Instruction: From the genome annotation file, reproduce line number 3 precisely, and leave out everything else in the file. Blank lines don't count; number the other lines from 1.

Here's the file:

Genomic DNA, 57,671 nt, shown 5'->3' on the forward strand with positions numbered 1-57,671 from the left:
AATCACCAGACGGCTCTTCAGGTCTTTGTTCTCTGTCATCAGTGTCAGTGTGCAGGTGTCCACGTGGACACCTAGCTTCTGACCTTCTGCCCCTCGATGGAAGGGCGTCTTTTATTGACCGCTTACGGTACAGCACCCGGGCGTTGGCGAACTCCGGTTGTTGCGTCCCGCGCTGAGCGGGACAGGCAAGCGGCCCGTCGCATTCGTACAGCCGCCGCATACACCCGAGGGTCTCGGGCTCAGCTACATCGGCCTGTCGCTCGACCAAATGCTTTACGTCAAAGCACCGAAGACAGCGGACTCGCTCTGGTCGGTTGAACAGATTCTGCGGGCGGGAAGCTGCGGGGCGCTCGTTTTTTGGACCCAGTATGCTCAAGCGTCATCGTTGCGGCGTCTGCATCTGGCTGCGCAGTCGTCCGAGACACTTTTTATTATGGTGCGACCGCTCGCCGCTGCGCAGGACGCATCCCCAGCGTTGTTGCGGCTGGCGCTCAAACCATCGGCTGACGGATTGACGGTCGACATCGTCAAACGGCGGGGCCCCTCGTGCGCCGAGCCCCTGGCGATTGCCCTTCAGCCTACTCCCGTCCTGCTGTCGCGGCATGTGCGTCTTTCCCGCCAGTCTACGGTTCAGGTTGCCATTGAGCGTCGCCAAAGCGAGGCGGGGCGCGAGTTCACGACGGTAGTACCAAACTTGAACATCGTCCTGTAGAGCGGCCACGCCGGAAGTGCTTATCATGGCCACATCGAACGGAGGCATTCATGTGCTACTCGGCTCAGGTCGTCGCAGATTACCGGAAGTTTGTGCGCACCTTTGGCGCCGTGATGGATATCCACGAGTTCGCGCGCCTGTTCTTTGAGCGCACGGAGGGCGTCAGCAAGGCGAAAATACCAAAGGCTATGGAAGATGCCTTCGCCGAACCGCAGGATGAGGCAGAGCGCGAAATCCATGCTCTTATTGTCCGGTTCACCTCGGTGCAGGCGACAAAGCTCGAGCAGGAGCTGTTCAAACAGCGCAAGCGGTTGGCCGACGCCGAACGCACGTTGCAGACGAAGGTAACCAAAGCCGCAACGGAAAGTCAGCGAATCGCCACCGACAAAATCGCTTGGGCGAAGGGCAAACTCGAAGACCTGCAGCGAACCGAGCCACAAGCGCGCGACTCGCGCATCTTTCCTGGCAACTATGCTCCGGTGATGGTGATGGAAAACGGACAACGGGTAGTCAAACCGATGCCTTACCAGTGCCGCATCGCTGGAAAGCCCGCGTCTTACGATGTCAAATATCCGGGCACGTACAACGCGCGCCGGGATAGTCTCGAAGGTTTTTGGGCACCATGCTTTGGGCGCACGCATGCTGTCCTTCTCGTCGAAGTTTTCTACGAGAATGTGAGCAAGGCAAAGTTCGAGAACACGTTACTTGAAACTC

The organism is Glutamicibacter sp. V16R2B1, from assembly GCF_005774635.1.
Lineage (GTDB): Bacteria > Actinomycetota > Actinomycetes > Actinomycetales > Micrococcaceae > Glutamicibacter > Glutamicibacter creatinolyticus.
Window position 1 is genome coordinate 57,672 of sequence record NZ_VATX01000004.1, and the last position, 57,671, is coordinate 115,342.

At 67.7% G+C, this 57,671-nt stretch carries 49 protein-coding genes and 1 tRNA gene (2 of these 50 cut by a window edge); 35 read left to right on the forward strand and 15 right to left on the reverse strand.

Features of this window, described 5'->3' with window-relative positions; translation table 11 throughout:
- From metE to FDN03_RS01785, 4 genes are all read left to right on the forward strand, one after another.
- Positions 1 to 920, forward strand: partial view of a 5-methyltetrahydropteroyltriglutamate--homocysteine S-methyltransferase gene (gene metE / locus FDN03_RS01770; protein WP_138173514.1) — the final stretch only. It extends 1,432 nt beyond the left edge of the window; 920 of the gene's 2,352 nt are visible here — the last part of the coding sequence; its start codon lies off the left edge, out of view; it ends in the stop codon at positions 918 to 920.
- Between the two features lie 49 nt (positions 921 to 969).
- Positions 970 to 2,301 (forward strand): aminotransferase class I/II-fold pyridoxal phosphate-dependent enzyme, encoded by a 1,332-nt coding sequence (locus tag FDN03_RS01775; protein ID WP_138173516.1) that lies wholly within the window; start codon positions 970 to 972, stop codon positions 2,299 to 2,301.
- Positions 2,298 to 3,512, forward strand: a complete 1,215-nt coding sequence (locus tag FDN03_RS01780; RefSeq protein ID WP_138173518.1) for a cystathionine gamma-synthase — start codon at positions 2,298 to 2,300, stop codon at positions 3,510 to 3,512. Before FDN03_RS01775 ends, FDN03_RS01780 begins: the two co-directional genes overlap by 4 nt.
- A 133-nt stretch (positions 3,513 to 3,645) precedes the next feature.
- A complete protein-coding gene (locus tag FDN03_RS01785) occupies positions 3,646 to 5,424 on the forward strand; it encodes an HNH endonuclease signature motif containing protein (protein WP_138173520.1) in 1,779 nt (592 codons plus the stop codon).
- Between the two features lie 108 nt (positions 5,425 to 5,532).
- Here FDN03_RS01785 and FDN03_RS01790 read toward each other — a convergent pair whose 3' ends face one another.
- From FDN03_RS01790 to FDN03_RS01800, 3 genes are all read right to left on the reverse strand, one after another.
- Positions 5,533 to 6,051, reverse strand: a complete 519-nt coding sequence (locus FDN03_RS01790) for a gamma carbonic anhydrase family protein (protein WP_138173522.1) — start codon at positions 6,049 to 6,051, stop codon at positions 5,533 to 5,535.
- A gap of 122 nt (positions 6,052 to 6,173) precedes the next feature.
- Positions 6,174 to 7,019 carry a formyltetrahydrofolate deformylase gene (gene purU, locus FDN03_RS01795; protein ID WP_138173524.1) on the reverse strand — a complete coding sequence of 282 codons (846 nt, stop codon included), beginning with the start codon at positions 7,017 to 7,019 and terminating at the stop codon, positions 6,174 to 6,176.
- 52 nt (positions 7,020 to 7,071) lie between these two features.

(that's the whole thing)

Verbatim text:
The organism is Glutamicibacter sp. V16R2B1, from assembly GCF_005774635.1.